Yes, because that is precisely what Muslims believe. What is not being pointed out in the article is that Muslims consider the cross to be blasphemous, not merely because it is a graven image, but because it is seen as a denial of the Koran. It flatly contradicts the Koran, which says that that Jesus was a great prophet, that the proponents of the crucifixion belief are mistaken, because Allah did not allow one of his prophets to be killed like that. And of course, Jesus is not considered the son of God, because saying God had a child would be a form of polytheism. Interestingly, the three great monotheistic Abrahamic religions all agree on the existence of Jesus, but not on his divinity. So there’s a three way split. Unlike Christians, both Jews and Muslims agree that he was not a son of God, with the Muslims seeing him as a prophet, and the Jews seeing him as neither a son of God nor a prophet. I don’t think you need to be a rocket scientist or a theologist to recognize that these three views of Jesus are irreconcilable, and from a religious standpoint, incompatible. But in the United States, people are just as free to believe any of these things as they are none of them.

Stepping back from Jesus to the larger picture (what I prefer to call views of the unknown rather than “religion”) it is easy to see why monotheism, polytheism, skepticism, and atheism are also irreconcilable, and from a religious standpoint incompatible. Yet this country’s traditions allow all people to believe whatever they want. 

Right now, a lot of Christians are complaining about attempts to take Christ out of Christmas. It does strike me as contradictory to have the celebration called Christmas not be the celebration called Christmas. Whether it makes sense for non-Christians (whether of other religions or not) to be celebrating Christmas in a secular manner is worthy of debate, but nothing having to do with religion can be legally controlling on anyone in a country with freedom of religion. So if people want to say “Merry Christmas” when they don’t believe in it, if they want to celebrate the made-up “Kwanzaa” or revel in an undefined “Happy Holiday,” there is no way to stop them. Stores that want to maximize profits will probably try to appeal to whatever the largest common denominator their market researchers tell them is out there, and if people don’t like it, they can boycott the stores they think are being disrespectful.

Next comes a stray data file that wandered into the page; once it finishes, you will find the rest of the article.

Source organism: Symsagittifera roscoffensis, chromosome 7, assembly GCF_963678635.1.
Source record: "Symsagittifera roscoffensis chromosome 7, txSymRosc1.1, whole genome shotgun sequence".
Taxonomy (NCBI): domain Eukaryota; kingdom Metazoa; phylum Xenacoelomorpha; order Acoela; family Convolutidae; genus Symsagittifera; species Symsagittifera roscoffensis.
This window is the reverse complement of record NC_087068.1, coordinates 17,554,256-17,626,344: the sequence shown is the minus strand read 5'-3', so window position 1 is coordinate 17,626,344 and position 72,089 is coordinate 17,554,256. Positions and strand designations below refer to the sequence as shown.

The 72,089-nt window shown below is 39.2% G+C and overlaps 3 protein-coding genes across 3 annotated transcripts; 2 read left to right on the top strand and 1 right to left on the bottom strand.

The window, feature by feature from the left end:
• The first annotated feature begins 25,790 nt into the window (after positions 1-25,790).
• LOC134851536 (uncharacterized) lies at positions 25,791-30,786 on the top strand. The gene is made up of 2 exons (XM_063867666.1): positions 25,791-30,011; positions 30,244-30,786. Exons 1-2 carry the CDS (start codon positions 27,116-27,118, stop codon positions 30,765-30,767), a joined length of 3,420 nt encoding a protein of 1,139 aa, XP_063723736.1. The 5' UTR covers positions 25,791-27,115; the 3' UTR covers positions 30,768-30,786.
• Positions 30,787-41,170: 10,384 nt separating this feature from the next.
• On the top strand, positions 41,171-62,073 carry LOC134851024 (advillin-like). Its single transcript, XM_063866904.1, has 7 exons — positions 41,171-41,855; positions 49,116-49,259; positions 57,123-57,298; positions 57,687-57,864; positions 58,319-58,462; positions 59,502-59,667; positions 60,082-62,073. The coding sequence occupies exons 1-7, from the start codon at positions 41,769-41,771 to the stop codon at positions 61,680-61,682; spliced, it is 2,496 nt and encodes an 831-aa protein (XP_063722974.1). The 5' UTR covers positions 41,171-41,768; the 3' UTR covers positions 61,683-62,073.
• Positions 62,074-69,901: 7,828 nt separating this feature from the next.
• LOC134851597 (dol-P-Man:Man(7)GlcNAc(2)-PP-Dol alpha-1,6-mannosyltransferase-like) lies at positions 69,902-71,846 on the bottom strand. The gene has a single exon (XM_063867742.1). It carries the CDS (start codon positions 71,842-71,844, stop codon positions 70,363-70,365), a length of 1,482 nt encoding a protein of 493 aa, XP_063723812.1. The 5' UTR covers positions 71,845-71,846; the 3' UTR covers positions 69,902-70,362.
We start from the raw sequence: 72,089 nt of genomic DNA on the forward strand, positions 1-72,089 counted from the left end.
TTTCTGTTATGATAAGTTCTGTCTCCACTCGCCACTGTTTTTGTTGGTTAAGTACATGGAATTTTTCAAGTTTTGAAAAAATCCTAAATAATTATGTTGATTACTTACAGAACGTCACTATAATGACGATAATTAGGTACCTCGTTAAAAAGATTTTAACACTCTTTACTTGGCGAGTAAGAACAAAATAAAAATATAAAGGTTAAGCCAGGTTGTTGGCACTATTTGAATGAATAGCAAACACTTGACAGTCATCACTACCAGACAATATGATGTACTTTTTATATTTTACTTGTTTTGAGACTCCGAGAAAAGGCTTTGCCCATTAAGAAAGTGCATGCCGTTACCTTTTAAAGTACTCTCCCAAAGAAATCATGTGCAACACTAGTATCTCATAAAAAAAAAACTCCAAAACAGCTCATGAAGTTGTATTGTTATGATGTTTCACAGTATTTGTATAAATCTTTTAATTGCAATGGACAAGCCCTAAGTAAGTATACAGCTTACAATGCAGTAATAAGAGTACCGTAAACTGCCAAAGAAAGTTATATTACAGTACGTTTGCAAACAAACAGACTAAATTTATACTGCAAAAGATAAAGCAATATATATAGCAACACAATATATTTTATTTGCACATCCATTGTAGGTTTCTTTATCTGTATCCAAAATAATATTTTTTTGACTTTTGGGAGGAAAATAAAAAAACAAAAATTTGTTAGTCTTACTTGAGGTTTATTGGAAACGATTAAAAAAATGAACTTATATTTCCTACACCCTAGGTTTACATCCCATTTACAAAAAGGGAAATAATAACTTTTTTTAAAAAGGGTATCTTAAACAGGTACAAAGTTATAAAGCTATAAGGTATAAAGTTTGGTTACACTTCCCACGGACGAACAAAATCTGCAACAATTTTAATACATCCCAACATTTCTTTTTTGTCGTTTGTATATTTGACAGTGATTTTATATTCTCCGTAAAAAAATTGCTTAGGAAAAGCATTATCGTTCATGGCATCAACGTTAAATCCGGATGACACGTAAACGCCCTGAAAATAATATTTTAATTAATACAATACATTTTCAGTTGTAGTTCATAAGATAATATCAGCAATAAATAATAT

But in this country the stores have no remove Christ from Christmas than Muslims do to remove the cross from Christianity. These things not binding on anyone.

Of course, I’m out of touch with reality these days and it could that I would be out of line raising these questions in class were I a public school teacher.

I’d hate to think that raising questions in a comparative religion class would constitute religious indoctrination in violation of the First Amendment.

But isn’t there a First Amendment right to indoctrinate? There has to be. Otherwise, how would they get away with forcing the kids to believe in a particular view of global warming? Should they have to present both sides? And if so, how far does the definition of “both sides” go?

Is not global warming theory (along with the related dogma called “environmentalism”) just another alternative view of the unknown? Sure, they say it is “known,” but so do believers in any faith. Ask any Scientologist.

Religion is perplexing. One of these days it would be nice to define what it is in absolute terms.

Or maybe in absolute relative terms.